In Kearney v. Becker Terrace, LLC, A-1054-20, 2021 WL 5829879, the owner of the subject property filed a motion to vacate a default judgment. The Trial Court denied the motion but on appeal the Appellate Division reversed, concluding there was “…a genuine factual dispute about whether the residential property [the Defendant, Becker Terrace, LLC]…owned was abandoned…” Unlike the previously discussed cases, the determination as to whether the property was abandoned was made by the Township housing inspector, Reinhardt Vilson (“Vilson”), who “…viewed the Property and determined it was abandoned as defined by the Abandoned Property Rehabilitation Act, N.J.S.A. 55:19-78 to 107 (“APRA”). In a May 31, 2019 certification Philip concluded that the property was abandoned and had not been occupied for at least six months based upon “. . . review of township records . . .” and of “…the inspection report and photographs made by [Vilson] from…visual inspection of the property…” Id. * 2. The Appellate Division questioned the contention that the Property had been abandoned and took particular issue with Philip’s certification concluding it was not based upon first hand knowledge but instead on “…unidentified records prepared by Vilson…” which documents were not authenticated or attached to the certification. Based upon the aforementioned deficiencies, the Appellate Division remanded to allow the owner to file a responsive pleading.
As indicated in the above cases, the option to expedite a tax foreclosure when a property is abandoned has become a valuable tool for tax sale certificate holders. Of course, it also offers an opportunity for abuse by taking advantage of a market in which residential real estate prices are accelerating at an unprecedented pace. In addition to the advantage of a shorter time period, the In Rem Tax Foreclosure Act (“IRTFA”) N.J.S.A. 54:5-104.32, also provides for less stringent service requirements when dealing with abandoned properties. The IRFTA and the corresponding Court Rules only require service by regular and certified mail and publication rather than by personal service:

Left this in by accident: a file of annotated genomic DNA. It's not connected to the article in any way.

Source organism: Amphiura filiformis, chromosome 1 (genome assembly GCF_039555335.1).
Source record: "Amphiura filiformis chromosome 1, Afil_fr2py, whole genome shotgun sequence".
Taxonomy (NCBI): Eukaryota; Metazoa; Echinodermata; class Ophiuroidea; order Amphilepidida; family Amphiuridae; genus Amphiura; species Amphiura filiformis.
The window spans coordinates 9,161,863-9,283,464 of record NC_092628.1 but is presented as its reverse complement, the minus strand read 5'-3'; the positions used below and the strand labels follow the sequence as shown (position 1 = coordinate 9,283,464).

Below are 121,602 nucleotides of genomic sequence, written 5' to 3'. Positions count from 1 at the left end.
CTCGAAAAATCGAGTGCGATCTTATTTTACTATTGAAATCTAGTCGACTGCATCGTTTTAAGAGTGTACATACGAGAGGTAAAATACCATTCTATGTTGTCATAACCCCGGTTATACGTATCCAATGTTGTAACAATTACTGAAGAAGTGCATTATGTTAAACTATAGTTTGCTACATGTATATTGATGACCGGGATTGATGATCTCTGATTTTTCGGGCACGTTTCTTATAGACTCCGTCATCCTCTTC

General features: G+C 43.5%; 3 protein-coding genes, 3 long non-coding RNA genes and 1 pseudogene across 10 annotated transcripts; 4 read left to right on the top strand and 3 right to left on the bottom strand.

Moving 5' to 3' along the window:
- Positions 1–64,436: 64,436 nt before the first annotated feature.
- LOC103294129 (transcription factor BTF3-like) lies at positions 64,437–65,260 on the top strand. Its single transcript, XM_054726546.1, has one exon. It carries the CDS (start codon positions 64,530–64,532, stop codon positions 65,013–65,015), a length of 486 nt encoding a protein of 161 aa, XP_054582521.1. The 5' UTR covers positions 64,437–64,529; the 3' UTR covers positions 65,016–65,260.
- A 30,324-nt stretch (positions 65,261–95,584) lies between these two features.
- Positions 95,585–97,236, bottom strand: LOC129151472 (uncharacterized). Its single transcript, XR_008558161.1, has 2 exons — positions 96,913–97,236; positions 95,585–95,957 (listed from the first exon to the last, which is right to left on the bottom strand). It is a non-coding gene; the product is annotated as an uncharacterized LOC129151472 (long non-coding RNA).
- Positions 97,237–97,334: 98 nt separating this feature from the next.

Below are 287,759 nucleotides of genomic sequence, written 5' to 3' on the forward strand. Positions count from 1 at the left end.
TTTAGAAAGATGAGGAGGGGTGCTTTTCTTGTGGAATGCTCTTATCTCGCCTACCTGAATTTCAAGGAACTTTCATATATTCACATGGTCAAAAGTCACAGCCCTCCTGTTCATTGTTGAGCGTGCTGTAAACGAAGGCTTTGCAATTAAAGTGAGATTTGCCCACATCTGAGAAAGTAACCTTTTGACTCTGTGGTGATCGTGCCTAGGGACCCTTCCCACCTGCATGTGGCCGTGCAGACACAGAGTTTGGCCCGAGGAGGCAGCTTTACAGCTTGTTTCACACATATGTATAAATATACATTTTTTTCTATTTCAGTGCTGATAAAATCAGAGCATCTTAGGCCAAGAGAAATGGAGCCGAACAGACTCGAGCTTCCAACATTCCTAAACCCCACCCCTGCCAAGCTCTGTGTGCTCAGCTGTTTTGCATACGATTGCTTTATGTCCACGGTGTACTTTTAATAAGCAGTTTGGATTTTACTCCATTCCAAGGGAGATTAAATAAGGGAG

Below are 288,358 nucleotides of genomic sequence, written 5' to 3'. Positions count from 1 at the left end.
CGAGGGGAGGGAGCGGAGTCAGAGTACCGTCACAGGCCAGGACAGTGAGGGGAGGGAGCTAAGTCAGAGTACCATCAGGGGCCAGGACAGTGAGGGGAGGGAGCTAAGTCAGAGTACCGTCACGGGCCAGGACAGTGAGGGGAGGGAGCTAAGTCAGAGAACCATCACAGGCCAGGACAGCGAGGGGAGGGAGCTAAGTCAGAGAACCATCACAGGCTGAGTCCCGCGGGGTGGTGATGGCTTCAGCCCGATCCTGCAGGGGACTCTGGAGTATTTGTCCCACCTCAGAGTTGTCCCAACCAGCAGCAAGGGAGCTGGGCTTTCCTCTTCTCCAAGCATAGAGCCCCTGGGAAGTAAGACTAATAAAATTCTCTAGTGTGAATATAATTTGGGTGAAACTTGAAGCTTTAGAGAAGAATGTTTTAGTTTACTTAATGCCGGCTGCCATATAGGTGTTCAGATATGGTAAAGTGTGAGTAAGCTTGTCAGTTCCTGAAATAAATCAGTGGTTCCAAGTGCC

Any municipality or abandoned property certificate holder may proceed, In Rem, pursuant to the provisions of the In Rem Tax Foreclosure Act (1948), P.L.1948, c. 96 (C.54:5-104.29 et seq.), similarly to bar rights of redemption, after said certificate has been recorded in the office of the county recording officer. Neither the foreclosure nor the recording of any such judgment or certificate shall be construed to be a sale, transfer, or conveyance of title or interest to the subject property under the provisions of the “Uniform Fraudulent Transfer Act,” R.S.25:2-2.
Provided the indices of abandonment can be established, a tax sale certificate holder may proceed pursuant to the IRFTA as a purported “abandoned property certificate holder” to foreclose the sale certificate. Whereas, a tax sale certificate holder who does not have the benefit of the IRFTA must effectuate personal service in accordance with New Jersey Court Rule 4:4-4, a plaintiff proceeding in accordance with the IRFTA need only serve by publication, regular and certified mail. See New Jersey Court Rule 4:67-7(b) & (7). The less stringent service requirement increases the chances that the property owner will not appreciate the implications of the mailings and potentially be barred from defending the tax foreclosure. For the tax sale certificate holder, it is worth rolling the dice on the abandonment claim in the hopes that it will be unopposed. It will then be left to an often over-burdened Court to scrutinize the abandonment. Thankfully, the Appellate Division has expressed a willingness to undertake the watchdog role when the abandonment application is not properly supported. Should you or your clients encounter issues concerning tax sale foreclosure actions and abandonment claims, the attorneys at McNally & Bellino, LLC stand ready and willing to assist.